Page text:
Chick Factor 

SF indie-pop quartet Vervein prospers despite chump-ass rock crit chauvinism.

Yeah, you know, we just hang around in our lingerie and have pillow fights," chuckles Jess Congdon, frontwoman of the San Francisco quartet Vervein. "Isn't that what four girls in a band are supposed to do?"

It's a good thing the singer/songwriter/guitarist can poke fun at the stereotypes and assumptions that go along with the dreaded all-female band, because there's no getting away from them in this Maxim-ized world of ours. Not even on Vervein's own Web site.

Like most unsigned, up-and-coming bands, Vervein has posted nearly all of the press reviews for its recent self-released debut album, Vast Low Cities. And so you can discover this little nugget from one scribe: "The most surprising thing about this record, for me, is not its quality, but that it has impressed a guy like me as much as it has. Now I've got nothing against confessional female indie-pop; [it] has its place and purpose, but it's never really been a strong area of interest for me."

Sure, the dude probably means well, but implicit in his writing is that old derisive notion Vervein has dealt with time and time again, one that's plagued nearly every woman who's dared to strap on a guitar or bass, or sit behind a drum kit: "This stuff isn't bad ... for a bunch of chicks."

Congdon can only laugh at such ignorance. "I think it's more funny than anything, the people who put those kind of disclaimers on it," she says. "Whatever. It's hard to believe people still have hang-ups about whether it's girls or guys, but I know they do. Oh, well -- if they're only gonna judge our music on the fact that girls made it, it's their loss."

Okay, okay, sometimes it bothers her. "I think the only time genuine frustration comes into the whole thing is when there's this expectation for a girl group to rely so heavily on their image, which is unfortunate," Congdon continues. "It does concern me, some of the comments we've gotten about trying to get our picture in more places, things like that. I guess in some ways there's really nothing you can do about it, but we're confident since there've been other bands in the past that have been able to pretty much sidestep the issue, like the Breeders. And people here in the Bay Area are pretty gender-blind, I would say. I don't know what we'll have to deal with in the future, but hopefully the music will always speak for itself."

For the most part, Vervein's Vast Low Cities speaks rather softly but carries a big stick-in-your-head combination of plaintive melodies, eddying atmospherics, introspective (yet not eye-rolling) lyrics, and structures that dodge the usual tenets of indie-guitar rock. The spare, quiet, sometimes somber moments -- usually formed by cleanly picked chords, dusky cello, breathy vocal harmonies, and the most reticent of bass and percussion -- are like momentarily losing your bearings in a thick blanket of fog: It's aesthetically quite lovely and serene, yet there's an underlying sense of trepidation as well.

The foursome can rock out too, sorta -- when Vervein stomps on the pedals on tracks like the standout "Station," it's more of a shoegazer blur than a fuzz-bomb detonation, though the latter may occur when the band plays live. It's not hard to imagine any of these fourteen songs slotting nicely into a college radio DJ's dreamy overnight set, right next to Galaxie 500, Throwing Muses, Lush, Red Stars Theory and, yeah, some early Breeders, too.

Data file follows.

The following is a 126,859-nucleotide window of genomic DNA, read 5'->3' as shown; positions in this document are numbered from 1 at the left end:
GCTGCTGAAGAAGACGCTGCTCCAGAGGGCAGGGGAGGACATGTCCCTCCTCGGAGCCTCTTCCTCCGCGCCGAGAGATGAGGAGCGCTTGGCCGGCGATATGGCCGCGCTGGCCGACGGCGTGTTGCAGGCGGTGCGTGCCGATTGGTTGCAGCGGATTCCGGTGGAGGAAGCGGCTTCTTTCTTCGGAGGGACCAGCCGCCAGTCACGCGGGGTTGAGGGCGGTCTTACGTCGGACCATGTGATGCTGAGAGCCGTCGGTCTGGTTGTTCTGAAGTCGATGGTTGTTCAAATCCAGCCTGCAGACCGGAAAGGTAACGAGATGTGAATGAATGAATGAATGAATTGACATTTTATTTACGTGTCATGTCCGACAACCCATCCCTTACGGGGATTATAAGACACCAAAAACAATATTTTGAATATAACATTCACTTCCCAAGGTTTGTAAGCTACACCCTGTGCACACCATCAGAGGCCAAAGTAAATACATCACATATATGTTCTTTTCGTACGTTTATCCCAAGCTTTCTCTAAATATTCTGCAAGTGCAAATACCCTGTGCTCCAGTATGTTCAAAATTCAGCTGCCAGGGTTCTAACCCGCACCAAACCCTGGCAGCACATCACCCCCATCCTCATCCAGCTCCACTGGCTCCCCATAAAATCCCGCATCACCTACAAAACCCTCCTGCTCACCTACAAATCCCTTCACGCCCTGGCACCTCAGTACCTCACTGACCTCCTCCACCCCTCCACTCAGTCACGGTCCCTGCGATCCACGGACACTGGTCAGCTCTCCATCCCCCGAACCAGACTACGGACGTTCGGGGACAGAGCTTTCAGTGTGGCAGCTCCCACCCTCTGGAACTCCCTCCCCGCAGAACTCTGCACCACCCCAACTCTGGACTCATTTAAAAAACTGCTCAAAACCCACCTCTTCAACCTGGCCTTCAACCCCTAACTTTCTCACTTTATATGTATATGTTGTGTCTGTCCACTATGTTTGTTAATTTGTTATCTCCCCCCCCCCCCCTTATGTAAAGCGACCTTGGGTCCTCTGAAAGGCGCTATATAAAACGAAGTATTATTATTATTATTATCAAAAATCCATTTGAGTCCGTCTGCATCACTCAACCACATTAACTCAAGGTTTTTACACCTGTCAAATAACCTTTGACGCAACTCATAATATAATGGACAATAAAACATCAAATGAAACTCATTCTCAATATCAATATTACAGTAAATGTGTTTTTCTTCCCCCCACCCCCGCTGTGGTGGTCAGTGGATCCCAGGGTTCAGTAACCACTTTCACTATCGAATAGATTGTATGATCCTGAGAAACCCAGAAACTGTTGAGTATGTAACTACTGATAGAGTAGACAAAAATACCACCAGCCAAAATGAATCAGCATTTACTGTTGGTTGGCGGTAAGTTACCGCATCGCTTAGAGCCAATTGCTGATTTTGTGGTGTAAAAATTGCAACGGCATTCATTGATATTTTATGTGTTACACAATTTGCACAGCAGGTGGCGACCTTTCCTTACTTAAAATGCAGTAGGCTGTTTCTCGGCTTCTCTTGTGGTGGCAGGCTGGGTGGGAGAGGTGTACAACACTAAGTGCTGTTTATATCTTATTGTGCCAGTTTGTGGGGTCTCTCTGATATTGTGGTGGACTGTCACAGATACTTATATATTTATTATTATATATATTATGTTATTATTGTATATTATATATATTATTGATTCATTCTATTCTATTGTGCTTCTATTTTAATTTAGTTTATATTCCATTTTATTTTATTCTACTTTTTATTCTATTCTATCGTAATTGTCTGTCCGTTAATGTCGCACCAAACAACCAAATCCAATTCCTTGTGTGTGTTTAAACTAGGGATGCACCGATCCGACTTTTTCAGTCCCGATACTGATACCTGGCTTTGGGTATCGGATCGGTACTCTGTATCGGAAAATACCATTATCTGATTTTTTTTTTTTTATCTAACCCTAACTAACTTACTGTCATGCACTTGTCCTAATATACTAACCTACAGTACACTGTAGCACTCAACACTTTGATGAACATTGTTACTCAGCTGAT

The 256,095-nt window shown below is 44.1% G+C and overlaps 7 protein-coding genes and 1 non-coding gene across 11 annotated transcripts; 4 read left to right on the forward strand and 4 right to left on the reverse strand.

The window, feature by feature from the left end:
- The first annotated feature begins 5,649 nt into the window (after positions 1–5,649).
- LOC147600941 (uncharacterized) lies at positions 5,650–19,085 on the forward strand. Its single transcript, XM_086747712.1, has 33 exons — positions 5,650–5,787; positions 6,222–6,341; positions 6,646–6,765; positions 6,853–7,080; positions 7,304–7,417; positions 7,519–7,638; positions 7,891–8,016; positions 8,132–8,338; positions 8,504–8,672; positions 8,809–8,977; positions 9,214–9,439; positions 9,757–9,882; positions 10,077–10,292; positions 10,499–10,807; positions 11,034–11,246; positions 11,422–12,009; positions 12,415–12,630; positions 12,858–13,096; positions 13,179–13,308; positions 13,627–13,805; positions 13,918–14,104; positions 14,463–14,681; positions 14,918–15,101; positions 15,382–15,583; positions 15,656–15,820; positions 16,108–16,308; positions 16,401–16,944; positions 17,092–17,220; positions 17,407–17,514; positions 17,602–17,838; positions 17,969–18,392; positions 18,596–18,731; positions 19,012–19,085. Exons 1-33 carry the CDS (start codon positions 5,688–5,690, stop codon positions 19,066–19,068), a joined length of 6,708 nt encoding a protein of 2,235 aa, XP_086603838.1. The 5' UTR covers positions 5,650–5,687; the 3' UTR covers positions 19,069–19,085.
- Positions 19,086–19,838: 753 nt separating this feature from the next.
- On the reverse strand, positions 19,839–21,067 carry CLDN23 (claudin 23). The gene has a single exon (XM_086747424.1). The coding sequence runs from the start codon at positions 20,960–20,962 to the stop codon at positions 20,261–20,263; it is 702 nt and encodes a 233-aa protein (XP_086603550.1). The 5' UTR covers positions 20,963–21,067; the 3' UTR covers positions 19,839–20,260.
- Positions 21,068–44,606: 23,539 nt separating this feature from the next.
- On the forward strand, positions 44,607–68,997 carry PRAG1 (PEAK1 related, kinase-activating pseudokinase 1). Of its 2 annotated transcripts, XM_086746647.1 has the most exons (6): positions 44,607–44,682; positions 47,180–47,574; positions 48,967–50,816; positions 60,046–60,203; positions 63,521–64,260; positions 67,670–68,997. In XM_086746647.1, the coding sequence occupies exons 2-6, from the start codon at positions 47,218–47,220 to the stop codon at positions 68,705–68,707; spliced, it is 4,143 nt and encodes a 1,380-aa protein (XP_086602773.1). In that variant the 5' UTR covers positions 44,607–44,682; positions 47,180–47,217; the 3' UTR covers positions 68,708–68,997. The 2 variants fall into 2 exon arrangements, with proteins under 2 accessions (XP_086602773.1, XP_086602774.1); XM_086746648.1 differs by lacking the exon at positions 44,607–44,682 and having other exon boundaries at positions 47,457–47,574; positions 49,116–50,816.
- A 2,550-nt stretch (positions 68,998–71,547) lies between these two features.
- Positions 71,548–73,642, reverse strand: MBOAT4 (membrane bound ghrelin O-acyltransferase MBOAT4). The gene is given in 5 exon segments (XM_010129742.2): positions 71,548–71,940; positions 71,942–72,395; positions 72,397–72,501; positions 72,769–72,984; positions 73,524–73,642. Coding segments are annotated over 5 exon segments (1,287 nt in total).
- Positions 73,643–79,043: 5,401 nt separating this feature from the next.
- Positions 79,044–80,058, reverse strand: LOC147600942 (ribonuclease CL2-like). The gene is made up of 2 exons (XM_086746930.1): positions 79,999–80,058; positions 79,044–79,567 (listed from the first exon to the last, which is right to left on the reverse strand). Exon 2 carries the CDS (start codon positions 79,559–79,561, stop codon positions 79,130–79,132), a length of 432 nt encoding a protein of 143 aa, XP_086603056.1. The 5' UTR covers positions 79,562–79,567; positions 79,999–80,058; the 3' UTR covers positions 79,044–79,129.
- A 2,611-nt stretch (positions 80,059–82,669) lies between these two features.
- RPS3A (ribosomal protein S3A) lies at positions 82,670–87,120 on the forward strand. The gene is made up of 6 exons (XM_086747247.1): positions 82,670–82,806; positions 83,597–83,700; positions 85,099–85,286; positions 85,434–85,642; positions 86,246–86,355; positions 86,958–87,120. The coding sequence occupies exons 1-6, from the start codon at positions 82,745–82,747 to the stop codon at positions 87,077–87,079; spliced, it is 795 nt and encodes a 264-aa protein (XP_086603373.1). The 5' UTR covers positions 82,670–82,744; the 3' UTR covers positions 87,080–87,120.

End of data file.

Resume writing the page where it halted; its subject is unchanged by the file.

Certainly the disc sounds as poised and chemistry-laden as a band that's been playing together for a decade, not one that's only been around since late 2000 and endured a lineup change a year into its existence. Transplanted Washington, DC, native Congdon met guitarist and cellist Esther Reyes in San Francisco and sparked Vervein's formation; the pair subsequently poached the rhythm section -- drummer Allison Duke and bassist Audra Kunkle -- from the local band Shackleton to round out the lineup. When Kunkle left in 2001, a friend of Congdon's suggested the group audition singer-bassist Rachel Fuller.

"She just walked in the door and we were like, 'Okay, she's the one,'" Congdon recalls. "Everything was just there, her personality, her musical sense, all of it. We were playing and the whole thing just clicked pretty immediately. I've been in bands where I loved hanging out with everybody but it wasn't like we got much done, and I've been in the other situation where you show up and play and you don't have any personal connection. But this is the best of both worlds. These women are my friends, I love them all, and it just so happens that they're incredibly talented as well, and we all have the same kinds of sounds going through our minds."

Such unity of artistry has borne much fruit in a relatively short period of time. Congdon says the bandmembers have already written most of the follow-up to Vast Low Cities; she thinks the new material -- some of which they'll unveil at the Hemlock Tavern on Friday -- shows off even more of their uncanny communion.

"I do have to say that the writing is actually the easiest and least competitive and tension-filled than any other band I've ever been in," Congdon continues. "We're just all incredibly polite! If we don't like something we will say it, but it's very rare we get into arguments about how things go."

Congdon pauses for a moment, then begins to laugh. "See -- we're not just a bunch of girls that are all moody all the time!"

Yep, another myth dispelled.

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